Oregon Wildfire Survivors Will Not be Taxed but Wildfire Funding Solutions Fail

Only one of four proposals was unanimously approved in the Senate and House this week. Senate Bill 1520 ensures that survivors of wildfires do not pay tax on funding settlements and compensation for losses.

UPDATE: Oregon Governor Resets 2020 Wildfire Property Tax Rebuilds

The three bills that failed addressed wildfire prevention and response, wildfire protection fees and home hardening.


Oregon Department of Forestry in ‘Financially Precarious” Position

The failure of lawmakers to resolve wildfire funding issues has left the Oregon Department of Forestry (ODF) in a “financially precarious” position, says the chairman of the state’s Board of Forestry, Jim Kelly.

Read: Oregon Homeowners Face Tax Increases For Fire Protection

Kelly warns that the ODF will run out of money even if a normal wildfire season, starting in three to four months, is experienced. Describing the lack of decisive wildfire funding measures as “poor management,” Kelly says the ODF will have no option but to approach the Emergency Board for stop-gap funding.


The funding proposals

The session began with the opinion of Democratic lawmakers divided between whether all Oregon taxpayers, or only private property and business owners, should foot the lion share of the hundreds of millions of dollars needed for wildfire protection.

The need for new streams of wildfire funding follows last year’s 40% cutback on funding to state fire agencies. According to lawmakers, wildfire agencies have drawn heavily on the state’s general fund in recent years. In response, landowner wildfire protection fees have increased by up to 40%.


House Bill Came Under “heavy Scrutiny”

House Bil 4133, sponsored by Sen. Elizabeth Steiner, D-Portland and supported by Governor Tina Kotek, came under heavy scrutiny and was shelved before voting on Wednesday.

It is estimated that HB 4133 could have cost the ODF as much as $6 million, while industrial timberland owners would save money. An investigation by the Oregon Capital Chronicle found that the committee that crafted the proposal had a disproportionate number ofmembers on its panel who were employed by timber companies or were people working for an industry group.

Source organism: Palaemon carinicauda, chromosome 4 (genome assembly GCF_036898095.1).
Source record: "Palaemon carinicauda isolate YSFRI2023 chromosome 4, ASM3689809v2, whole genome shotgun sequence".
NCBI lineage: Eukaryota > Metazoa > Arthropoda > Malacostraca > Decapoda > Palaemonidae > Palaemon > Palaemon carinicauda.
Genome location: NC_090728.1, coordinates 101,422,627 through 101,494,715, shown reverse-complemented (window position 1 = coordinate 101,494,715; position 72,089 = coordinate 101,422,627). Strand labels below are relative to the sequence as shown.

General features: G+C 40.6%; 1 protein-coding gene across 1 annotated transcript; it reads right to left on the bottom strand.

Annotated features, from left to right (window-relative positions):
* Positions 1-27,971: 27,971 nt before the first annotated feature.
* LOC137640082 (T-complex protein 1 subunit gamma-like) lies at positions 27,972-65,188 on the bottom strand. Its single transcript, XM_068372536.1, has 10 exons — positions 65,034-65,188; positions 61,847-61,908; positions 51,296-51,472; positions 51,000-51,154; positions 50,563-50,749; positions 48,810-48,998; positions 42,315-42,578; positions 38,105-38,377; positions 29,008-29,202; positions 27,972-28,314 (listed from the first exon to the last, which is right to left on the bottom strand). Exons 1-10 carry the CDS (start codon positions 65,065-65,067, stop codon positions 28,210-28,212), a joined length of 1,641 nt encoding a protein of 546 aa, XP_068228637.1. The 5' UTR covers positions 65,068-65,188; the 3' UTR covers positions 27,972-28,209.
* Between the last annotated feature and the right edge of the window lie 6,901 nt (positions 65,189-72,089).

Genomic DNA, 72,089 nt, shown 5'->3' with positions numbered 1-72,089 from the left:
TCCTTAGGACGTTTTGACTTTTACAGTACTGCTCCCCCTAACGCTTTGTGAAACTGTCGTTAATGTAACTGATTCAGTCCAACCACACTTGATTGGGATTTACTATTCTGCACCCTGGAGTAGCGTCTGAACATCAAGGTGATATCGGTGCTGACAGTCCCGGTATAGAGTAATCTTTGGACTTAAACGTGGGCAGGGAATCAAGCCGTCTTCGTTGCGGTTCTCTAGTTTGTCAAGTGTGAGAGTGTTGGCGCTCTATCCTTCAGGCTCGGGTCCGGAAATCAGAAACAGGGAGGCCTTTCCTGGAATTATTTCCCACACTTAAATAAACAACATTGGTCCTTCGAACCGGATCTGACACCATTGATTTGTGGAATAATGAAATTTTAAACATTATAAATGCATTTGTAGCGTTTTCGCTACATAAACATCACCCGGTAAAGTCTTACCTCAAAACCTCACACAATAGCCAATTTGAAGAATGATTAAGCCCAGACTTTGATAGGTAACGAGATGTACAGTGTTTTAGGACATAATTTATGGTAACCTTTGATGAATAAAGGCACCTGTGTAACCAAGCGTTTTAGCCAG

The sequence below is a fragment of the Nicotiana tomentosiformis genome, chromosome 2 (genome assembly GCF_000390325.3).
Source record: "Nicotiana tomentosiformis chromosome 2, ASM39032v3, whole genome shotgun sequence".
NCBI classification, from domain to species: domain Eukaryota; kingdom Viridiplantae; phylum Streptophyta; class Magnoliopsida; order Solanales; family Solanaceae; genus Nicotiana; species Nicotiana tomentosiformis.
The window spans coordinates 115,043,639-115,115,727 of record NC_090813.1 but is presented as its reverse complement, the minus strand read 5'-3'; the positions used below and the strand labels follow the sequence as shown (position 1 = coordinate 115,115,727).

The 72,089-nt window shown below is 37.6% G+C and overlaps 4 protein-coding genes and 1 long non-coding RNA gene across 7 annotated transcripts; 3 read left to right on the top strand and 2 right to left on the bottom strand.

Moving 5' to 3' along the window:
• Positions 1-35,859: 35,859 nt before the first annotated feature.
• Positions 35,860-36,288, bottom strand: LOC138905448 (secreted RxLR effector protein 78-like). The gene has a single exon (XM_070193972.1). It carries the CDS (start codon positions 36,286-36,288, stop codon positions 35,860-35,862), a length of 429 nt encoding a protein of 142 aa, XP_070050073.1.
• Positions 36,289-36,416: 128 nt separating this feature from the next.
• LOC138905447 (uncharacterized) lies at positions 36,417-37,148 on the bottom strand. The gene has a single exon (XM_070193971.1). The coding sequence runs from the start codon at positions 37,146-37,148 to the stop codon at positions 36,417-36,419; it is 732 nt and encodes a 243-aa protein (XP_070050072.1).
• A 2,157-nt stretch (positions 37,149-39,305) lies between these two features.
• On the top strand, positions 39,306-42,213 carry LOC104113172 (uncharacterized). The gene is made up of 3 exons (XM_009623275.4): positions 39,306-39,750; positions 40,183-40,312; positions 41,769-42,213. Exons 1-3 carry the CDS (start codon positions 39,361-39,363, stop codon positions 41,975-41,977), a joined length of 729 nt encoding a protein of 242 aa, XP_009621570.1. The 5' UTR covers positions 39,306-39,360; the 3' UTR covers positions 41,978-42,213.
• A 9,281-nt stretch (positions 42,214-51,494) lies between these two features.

Steiner confirmed that the Ways and Means sub-committee proposal had come under “heavy scrutiny” from lawmakers and the public. She says in an email that the bill was shelved before it came up for voting in the Joint Ways and Means sub-committee that she co-chairs because there was insufficient time to resolve “last minute fiscal issues.”

Rep. Paul Holvey, D-Eugene, told his peers in an email that he would not support the bill. He expressed concern that while saving industrial timber landowners money, the bill would come at a cost to Oregon taxpayers who have faced increasing taxation over the years to cover wildfire protection and prevention costs via the general fund.

Gov. Kotek set a proviso in her support of the bill by calling on the Legislature to resolve a long-term funding plan before the 2025 wildfire season.

In an email statement, the governor acknowledged that consensus failed and that the concerns about the bill “are legitimate issues for discussion as we work to create a comprehensive, long-term fix.”



In a letter to Legislature President Rob Wagner and Speaker Dan Rayfield, Gov, Kotek says: “All involved understand that the current landowner payment system is not sustainable and overly complex. It is becoming increasingly clear that the current funding structure is on the verge of driving key contributors to withdraw from participating, thereby placing the entire system at risk of collapse.” She supports House Bill 4133 “as an important step in our collective efforts to move toward a more comprehensive, equitable, and sustainable solution for managing future wildfires in Oregon.”

Of the 16 million acres (about twice the area of Massachusetts) the ODF protects from wildfires, 33% is owned by private industry, while less than 25% is public land, according to Joy Krawczyk, the department’s public information officer.

According to experts, the lack of additional and sustained funding translates to the state facing more costly and bigger wildfires, a cause for concern as the 2024 wildfire season will begin in three to four months.




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